The Melbourne Theatre Company’s production of what is often referred to as “Shakespeare’s most famous play of all time”, Hamlet, on the 9th of August at the MTC building was of varying quality. While the play’s much loved plot was easily recognisable, with the expected eerie arrival of the Ghost of Denmark, Hamlet’s deliberation over whether or not to kill Claudius, his feigned madness whilst doing so, the tragic deaths of Polonius and Ophelia, and the grand duelling finale, the intention of the play seemed at times to be confused. The time period to which it had been recontextualised, for instance, seemed by the lights to be mid-20th century Soviet Bloc, and the helmets used by the guards also reinforced this image. However, the play made extensive use of technology, even including a laptop twice, and other than the military uniforms the clothing was entirely modern. The director apparently wished the audience to consider their own lives while watching theatre, and the use of a glass set reflected this, but there was little else to support this message in the play. The decision to dress Claudius in a low-key black business suit in contrast to the rest of the cast perhaps showed that he wished to convey the idea that “evil and dictatorship comes in many guises.” This I was unable to determine. However, it is easy to see from these contrasts in ideas that the play seemed to lack direction in some areas.
One predicable element of the play, however, was the quality of actors. The entire cast were quite effective in their given roles, and played the parts with entertaining new takes, such as the slightly younger than expected but by no means less entertaining Polonius. In fact, it would not be untrue to say that Polonius was the best role in the production. While not necessarily an incredible actor in his own right, Garry McDonald’s secretarial approach to Polonius was entertainingly different to the traditional self-important advisor that he has been represented as in the past. His dabbling hand actions and regular adjustment of his glasses, along with occasional stutters in his speech, led to a character that had none of the self-importance that one would expect from Polonius.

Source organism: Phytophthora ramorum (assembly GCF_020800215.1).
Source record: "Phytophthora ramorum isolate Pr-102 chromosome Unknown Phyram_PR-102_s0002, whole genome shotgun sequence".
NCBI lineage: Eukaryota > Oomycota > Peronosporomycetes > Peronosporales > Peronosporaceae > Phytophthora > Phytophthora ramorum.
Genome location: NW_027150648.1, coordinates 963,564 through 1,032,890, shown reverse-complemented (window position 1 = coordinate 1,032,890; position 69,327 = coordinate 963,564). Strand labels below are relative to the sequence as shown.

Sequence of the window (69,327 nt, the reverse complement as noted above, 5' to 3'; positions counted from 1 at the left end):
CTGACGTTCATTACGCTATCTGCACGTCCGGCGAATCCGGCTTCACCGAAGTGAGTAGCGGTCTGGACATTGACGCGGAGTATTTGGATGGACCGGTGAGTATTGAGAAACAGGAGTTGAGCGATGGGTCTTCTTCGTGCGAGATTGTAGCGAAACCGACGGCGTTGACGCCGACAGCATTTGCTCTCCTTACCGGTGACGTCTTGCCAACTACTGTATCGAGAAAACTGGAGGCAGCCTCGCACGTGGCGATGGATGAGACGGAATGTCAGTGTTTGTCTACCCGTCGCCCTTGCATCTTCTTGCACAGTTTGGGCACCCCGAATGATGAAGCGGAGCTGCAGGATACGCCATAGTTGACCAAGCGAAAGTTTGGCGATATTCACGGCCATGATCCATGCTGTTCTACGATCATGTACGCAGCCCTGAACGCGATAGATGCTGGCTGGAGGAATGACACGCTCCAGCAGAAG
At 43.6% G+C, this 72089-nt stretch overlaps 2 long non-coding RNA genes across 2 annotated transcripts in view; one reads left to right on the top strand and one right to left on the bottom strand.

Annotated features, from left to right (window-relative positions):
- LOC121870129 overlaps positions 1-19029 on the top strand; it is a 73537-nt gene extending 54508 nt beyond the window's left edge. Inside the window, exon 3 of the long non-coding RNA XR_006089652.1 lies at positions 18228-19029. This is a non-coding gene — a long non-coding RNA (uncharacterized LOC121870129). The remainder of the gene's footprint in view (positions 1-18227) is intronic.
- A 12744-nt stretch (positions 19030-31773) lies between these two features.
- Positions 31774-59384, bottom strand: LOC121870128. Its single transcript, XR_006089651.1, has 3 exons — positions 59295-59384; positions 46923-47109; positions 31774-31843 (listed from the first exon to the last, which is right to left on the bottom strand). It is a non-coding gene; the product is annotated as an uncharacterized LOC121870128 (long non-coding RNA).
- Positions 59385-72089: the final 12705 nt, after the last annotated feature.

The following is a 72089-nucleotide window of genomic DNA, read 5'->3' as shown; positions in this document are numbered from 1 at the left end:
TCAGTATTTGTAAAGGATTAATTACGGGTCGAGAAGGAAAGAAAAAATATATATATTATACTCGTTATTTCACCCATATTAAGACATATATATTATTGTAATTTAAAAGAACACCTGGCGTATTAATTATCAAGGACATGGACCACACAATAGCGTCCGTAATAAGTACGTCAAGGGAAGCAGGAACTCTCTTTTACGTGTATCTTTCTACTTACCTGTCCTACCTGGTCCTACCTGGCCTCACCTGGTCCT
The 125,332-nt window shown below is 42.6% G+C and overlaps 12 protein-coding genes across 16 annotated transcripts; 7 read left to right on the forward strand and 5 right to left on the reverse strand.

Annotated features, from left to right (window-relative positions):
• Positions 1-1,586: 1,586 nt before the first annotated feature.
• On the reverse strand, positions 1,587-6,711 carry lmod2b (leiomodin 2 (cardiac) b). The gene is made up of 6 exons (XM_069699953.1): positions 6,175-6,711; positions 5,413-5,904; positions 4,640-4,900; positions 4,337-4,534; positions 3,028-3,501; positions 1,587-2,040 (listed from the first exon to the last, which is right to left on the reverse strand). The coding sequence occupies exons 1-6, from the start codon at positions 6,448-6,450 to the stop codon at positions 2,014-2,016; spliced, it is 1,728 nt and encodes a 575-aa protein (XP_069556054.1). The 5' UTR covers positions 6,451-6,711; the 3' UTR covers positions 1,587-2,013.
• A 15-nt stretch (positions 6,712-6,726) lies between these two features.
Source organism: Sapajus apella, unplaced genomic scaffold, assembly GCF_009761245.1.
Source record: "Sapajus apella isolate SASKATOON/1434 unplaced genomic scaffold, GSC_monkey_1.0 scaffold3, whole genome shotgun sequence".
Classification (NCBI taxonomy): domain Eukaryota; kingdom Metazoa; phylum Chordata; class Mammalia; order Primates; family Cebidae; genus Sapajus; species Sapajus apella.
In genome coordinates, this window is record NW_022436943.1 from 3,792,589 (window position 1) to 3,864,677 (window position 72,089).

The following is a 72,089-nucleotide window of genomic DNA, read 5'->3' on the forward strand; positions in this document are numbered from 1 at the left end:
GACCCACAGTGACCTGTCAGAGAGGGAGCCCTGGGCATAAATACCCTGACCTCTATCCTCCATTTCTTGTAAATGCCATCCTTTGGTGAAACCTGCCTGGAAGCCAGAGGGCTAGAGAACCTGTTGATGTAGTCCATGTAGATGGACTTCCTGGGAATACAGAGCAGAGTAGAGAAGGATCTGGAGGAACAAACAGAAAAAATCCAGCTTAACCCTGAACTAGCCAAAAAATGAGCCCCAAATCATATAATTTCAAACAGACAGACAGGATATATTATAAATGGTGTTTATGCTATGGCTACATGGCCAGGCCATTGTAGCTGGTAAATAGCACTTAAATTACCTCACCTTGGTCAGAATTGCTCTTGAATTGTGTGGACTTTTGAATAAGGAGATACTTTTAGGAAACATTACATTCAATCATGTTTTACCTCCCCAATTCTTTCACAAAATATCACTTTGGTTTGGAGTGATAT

Also, the acting of Claudius by John Adam was exceptional. His constant frowning and careful, guarded movements gave the impression of a deep unease, and supported well his line “god sees all”-O gained a sense that he was aware of this and was almost paranoid throughout the show, a feeling which gradually intensified, and was released admirably in the scene with the dumb show and the performance by the players.
The costuming, however, was good and bad in equal measures. The use of Hamlet’s costume to show his madness was very effective, in particular the instant transition with his hair from groomed to unkempt, and the versatile use of black jeans as formal trousers and casual dress.
Claudius’ clothing, however, did not fit the impressions that I gained about his character at all, it looked western and he looked like a reasonable, pleasant leader, as opposed to the unstable right-wing dictatorial figure that one would expect him to be given the setting and the unease of his character. He only looked like a ruler in the end scene, but he was still more of a Chief of staff or an Officer in a military wing, not a ruler as such (he needed more medals or other stereotypical compensatory attire).
The re-contextualisation of the Ghost of Hamlet to be “clad in armour” by wearing modern practical military fatigues (since camouflage is armour in modern warfare) was clever attention to detail, if subtle.
The use of Audio-Visual effects was well-tempered in that it never distracted from the acting. It was also useful in identification of the characters-for example, Robert Menzies’ “ghost of Hamlet” was immediately recognisable not because of his painted face but due to the eerie blue lighting change and the swirling mist from the smoke machine that surrounded him. Also, the use of sound effects was very effective in holding audience attention, such as the mobile phone ringing in one scene, and also in providing some levels of familiarity for the younger age bracket, such as the use of a modern stereo by the players.
Overall, this performance of Hamlet seemed a little confused as to its artistic direction, and there was perhaps a little more co-ordination needed between the members of the creative team. However, it was doubtless very entertaining, and the extensive use of props, sounds, lighting and the visually engaging nature of the revolve stage held the audience’s attention with ease.